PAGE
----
Individualized or “person-centered” care is a strong trend in senior living. Nutrition is a cornerstone of that individualized care. In a person-based setup, nurses and dietitians look at such things as a resident’s nutritional needs, oral function, food preferences, ailments and any sensory or physical impairments. Chefs develop the types of finger foods and/or purées that will work for that resident. This type of individual attention can especially make a difference for a senior who is struggling with dementia.
Morrison has developed a comprehensive program, Dignified Dining, which touches on everything from the environment where meals are served to utensils that can reduce confusion to the type of food that can best nourish those seniors living with dementia and other issues.
“When we approach senior dining, we try to be a thought leader by taking a holistic approach,” says Joe Gorman, division president for Morrison Community Living.
Here are five ways Morrison managers, dietitians, chefs and culinary associates are making dining a dignified, nourishing experience:
-Be more innovative with purées: While fresh produce, whole grains and lean proteins are the go-to for Morrison’s healthy menu engineering for regular menu items, the team wanted to make sure the purée menu received just as much thought. The plates coming out of Morrison’s purée program more closely resemble those of a trendy restaurant, at least in philosophy.
“We put an emphasis on a beautiful presentation. We think of traditional cooking methods that produce food that’s the desired texture, like poaching, steaming and braising,” says John Rifkin, senior corporate executive chef with Morrison Community Living.
Those cooking methods also add tons of flavor and allow the kitchen to use less processed foods, focusing more on herbs and vegetables, Rifkin points out, adding that presentation is just as important as flavor.
“We approach plating as deconstructing a dish for a lot of items,” Rifkin says. “For example, ravioli. How would I serve this in a restaurant if I wanted to present it in a really different way? Maybe puréed pasta is arranged on the plate artfully alongside a tomato purée and blended basil and olive oil on the side.”
-Pay attention to how seniors respond to the food:
“Dementia care is a hot button issue overall in healthcare,” says Jessica Shyu, MS, RD, senior director of nutrition and wellness for Morrison Community Living. “We care for them, but sometimes they can’t communicate to us with words. So we learn from their behavior and body languages. One-on-one care could eliminate some of the need for placing people on antipsychotic drugs.”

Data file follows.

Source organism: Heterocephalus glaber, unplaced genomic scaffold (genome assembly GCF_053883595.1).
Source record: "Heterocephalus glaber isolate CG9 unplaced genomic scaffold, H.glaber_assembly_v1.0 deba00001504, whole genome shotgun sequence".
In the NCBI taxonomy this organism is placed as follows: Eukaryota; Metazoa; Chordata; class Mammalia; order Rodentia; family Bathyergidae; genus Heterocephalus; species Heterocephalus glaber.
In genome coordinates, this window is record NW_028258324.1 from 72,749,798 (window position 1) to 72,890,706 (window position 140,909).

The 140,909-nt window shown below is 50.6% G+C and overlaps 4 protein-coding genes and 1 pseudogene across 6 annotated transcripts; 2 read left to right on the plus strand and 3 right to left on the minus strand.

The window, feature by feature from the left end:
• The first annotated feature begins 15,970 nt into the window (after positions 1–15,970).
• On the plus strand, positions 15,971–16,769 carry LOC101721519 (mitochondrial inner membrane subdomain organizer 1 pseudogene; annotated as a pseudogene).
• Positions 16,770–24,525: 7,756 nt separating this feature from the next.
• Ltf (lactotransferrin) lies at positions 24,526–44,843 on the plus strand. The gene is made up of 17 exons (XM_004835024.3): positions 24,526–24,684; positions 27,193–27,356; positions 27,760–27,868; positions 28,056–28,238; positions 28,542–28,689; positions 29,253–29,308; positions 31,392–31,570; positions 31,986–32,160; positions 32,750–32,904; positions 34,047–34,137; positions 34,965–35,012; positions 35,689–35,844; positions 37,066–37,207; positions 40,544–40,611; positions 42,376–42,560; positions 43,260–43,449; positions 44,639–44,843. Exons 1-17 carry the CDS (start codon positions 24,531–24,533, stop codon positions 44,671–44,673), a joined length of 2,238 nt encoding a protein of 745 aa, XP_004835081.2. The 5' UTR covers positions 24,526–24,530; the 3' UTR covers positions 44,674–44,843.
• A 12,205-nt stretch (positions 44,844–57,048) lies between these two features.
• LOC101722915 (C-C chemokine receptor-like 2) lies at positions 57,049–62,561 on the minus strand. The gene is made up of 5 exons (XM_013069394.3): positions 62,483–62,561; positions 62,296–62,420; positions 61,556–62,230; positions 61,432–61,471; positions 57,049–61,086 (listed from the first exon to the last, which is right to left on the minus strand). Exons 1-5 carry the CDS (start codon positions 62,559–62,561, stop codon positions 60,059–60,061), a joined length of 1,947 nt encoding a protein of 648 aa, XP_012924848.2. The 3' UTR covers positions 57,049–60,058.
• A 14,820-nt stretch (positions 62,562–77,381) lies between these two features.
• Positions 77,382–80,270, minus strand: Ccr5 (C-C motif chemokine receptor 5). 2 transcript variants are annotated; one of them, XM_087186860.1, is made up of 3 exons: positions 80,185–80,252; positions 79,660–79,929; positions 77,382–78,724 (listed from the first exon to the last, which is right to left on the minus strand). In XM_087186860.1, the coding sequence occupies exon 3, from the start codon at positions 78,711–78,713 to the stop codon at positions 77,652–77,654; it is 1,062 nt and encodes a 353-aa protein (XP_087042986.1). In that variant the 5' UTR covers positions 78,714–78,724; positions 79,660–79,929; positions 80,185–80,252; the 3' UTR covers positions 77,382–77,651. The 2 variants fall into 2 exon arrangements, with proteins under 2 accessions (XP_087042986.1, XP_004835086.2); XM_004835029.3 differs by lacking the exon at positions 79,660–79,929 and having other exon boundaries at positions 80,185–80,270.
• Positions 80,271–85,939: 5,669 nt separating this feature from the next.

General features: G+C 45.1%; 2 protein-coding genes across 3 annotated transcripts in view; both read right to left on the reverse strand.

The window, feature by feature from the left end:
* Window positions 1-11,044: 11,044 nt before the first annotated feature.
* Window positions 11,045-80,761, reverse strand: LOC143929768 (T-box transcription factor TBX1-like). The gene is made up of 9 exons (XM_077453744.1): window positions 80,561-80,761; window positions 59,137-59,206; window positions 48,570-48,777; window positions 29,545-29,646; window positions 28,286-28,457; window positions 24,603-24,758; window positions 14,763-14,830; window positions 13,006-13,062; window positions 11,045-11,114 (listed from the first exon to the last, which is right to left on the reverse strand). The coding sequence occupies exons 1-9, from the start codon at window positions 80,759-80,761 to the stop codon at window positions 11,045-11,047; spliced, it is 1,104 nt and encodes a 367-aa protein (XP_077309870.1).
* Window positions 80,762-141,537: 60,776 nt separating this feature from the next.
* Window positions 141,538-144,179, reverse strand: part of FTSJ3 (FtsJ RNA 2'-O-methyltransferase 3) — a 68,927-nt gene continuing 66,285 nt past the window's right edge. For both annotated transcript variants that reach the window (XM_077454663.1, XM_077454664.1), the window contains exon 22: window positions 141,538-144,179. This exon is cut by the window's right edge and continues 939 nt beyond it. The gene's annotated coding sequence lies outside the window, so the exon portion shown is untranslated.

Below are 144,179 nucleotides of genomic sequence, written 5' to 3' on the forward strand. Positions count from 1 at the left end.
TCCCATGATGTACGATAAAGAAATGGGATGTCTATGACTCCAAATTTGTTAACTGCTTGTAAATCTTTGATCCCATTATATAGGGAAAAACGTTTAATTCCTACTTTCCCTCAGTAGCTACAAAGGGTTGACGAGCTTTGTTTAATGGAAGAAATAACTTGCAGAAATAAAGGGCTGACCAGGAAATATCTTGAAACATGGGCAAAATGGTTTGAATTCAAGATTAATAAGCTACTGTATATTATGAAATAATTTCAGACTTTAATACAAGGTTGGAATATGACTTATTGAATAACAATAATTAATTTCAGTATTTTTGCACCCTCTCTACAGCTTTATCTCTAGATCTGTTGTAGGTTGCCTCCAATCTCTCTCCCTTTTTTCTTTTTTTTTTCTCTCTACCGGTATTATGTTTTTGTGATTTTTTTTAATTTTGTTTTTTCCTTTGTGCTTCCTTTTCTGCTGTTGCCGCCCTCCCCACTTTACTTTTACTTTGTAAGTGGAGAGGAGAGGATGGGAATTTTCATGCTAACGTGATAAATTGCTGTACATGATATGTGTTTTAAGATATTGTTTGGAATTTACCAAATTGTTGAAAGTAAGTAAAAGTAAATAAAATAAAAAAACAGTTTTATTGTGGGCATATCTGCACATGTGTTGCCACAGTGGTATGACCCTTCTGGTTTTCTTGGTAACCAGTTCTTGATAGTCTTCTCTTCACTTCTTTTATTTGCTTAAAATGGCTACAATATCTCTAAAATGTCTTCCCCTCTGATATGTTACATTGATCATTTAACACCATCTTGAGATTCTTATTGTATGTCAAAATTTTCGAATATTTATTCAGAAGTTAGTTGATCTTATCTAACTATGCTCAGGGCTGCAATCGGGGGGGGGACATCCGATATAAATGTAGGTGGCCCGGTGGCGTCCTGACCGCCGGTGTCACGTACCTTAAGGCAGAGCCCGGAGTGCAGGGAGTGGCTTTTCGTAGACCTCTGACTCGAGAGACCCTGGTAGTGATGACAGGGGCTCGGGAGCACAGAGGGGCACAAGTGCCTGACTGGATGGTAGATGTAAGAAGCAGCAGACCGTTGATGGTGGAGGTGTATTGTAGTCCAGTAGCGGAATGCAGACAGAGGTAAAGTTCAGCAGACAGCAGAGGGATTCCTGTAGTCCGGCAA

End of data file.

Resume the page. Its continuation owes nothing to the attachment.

“You want to notice a resident’s behavioral changes: Are they agitated? Are they more engaged? Are they losing weight? Are they gaining weight?” Gorman says. “And sleep patterns are linked to nutrition.”
This is where communication comes in. Making sure the night staff knows what went on during the day is a simple step that can go a long way.
-Improve communication within the team: Maureen Janowski, director of clinical support for Morrison, recently served on the advisory board for a research paper on nutrition and dementia commissioned by Morrison’s parent company, Compass, and Alzheimer’s Disease International.
She was pleased to see a lot of the recommendations in the report were already standard practice for the Morrison Community Living’s clinical team, reaffirming that they’re on the right track. Some of the other key takeaways from the research paper were incorporated into the Dignified Dining Program. The bottom line: those who are successfully providing dignified dining for seniors are always learning.
To that end, live-streaming cooking demos are available for regional chefs, and training kitchen staff is a continuing process.
Reconnecting food and memory
-Pay attention to the dining environment: Factors such as noise level, décor, lighting, furniture and silverware all make a difference in the dining experience, and there is research on what works and what doesn’t. Here are several items to be aware of, from Morrison’s dining environment checklist. Lighting: natural light, contrasting colors, mesh window screens, reducing glare for sun and overhead lights. Noise: no high-traffic pathways near resident seating areas, reducing equipment noise and kitchen noise, noise-absorbing materials like carpet, wall coverings, pads on tables, upholstered chairs. Tables: Solid-color linens, large handles on mugs, tables contrast at edges, cups not too heavy, color contrast between seats and floor.
-Take advantage of the connection between food and memory:
Connecting with others at mealtime can be tougher than just serving a senior in his bed (helping that person get up and dressed and down to a dining room). But the impact cannot be underestimated, Shyu says.
“Dining is a social occasion,” she says. “We want to use our dining program to reconnect residents with their food memory and enhance their quality of life.”